Three energy groups announced their support of a compromise bill that would expand horizontal drilling by allowing long-lateral drilling operations in all geologic formations.
The Oklahoma Oil & Gas Association, Oklahoma Independent Petroleum Association and the Coalition of Oklahoma Surface and Mineral Owners joined together in supporting Oklahoma Senate Bill 867, according to a joint press release issued on Tuesday.
“Thanks to the hard work of all stakeholders, the Oklahoma Energy Jobs Act will make available statewide the economic benefits of long-lateral drilling while also increasing protections for all operators in Oklahoma,” said Chad Warmington, OKOGA president. “This compromise legislation to address Oklahoma’s outdated red tape has been four years in the making. With passage, the Oklahoma Energy Jobs Act will allow the oil and natural gas industry to continue to create thousands of new jobs, grow our economy and generate new revenue for our schools, roads and public services.”
The measure was introduced Tuesday afternoon during the Joint Committee for Appropriations and Budget meeting and passed by a vote of 32 to 10. Designed to update the Shale Reservoir Development Act of 2011, Senate Bill 867 – known as the Oklahoma Energy Jobs Act of 2017 — allows long-lateral drilling in all geologic formations while also increasing protections for Oklahoma operators and mineral owners.
“The SCOOP and the STACK have become two of the most active areas of oil and natural gas development in the country thanks to the use of long-lateral horizontal drilling,” said Tim Wigley, OIPA Executive Vice President of Governmental Affairs. “By expanding long-lateral drilling throughout the state, we will only encourage continued development in all of Oklahoma’s oil and natural gas fields. Marrying 100 years of oil and natural gas production, regulation and legislation with advanced drilling technology has not been an easy task, but landmark provisions included in SB 867 at the request of the OIPA will ensure existing oil and natural gas producers are protected as long-lateral drilling moves into areas of historic oil and natural gas production.”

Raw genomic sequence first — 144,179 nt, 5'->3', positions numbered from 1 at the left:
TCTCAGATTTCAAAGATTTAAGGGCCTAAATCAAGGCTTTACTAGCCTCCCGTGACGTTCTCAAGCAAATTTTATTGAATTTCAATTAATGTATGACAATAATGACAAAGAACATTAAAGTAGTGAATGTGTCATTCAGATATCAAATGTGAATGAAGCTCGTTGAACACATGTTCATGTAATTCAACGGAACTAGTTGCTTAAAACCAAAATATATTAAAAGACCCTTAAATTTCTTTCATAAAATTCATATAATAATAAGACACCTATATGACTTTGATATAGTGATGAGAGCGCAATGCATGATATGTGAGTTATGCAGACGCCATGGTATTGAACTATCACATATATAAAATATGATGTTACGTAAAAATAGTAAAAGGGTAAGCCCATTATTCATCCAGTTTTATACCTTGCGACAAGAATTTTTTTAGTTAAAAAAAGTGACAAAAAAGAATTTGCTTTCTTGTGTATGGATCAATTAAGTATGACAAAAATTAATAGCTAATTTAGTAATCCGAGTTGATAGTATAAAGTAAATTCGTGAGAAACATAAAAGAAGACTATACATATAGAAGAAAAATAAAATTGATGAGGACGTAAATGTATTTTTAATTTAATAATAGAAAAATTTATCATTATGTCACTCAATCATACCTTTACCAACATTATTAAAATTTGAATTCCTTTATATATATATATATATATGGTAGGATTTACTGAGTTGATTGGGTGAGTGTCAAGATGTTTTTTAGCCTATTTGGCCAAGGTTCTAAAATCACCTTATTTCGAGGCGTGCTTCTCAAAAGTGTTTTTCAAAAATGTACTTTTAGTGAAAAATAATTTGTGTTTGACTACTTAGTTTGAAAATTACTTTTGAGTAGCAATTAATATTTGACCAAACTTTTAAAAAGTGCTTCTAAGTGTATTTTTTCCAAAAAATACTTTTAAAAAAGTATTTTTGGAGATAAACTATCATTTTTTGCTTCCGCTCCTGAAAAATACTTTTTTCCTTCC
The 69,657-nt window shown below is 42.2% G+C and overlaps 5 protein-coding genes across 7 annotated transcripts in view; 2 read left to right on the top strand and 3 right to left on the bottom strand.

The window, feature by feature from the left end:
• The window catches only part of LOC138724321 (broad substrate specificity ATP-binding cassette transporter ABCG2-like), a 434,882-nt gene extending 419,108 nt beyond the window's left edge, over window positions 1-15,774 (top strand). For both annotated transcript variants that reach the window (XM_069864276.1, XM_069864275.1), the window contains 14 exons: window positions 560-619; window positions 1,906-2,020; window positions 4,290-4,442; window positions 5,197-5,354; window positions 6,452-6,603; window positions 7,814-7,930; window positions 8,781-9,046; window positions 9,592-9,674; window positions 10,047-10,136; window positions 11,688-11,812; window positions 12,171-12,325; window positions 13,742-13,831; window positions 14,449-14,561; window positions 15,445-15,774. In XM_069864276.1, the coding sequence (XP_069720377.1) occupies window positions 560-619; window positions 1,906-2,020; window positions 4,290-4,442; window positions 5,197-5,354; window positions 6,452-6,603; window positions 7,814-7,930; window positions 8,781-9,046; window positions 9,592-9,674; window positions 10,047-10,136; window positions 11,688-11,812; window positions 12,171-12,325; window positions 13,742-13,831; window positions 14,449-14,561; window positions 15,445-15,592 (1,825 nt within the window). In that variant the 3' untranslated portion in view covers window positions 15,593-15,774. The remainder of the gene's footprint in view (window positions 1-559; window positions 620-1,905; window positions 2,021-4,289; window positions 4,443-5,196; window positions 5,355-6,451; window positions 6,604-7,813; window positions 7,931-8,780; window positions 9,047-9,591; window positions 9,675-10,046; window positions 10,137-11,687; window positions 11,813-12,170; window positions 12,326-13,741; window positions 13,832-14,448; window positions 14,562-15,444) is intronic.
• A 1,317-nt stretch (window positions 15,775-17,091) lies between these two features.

The bill appears to benefit education, employment and energy. It’s projected to generate nearly $490 million in additional royalty payments. With the School Land Trust being the largest royalty owner in the state, Oklahoma’s public schools and higher education will receive approximately $26.5 million in new direct funding.
Senate Bill 867 is expected to create nearly 5,900 oil and natural gas jobs that will indirectly support 13,700 Oklahoma jobs.
The bill will also fuel $5.8 billion in additional direct and indirect economic activity throughout Oklahoma while generating more than $229 million in state and local revenue directly from the industry.
“One of the greatest groups to benefit from the Oklahoma Energy Jobs Act is our state’s public schools, colleges, and universities,” said Terry Stowers, COSMO’s executive director. “Oklahoma’s School Land Trust is the largest royalty owner in the state and this compromise legislation will generate roughly $26.5 million of new revenue for our education system within the first year. Oklahoma’s royalty owners overall will see $490 million in additional royalties, money that supports many of Oklahoma’s seniors who depend on their royalty checks for retirement and supports small businesses owners and college savings funds.”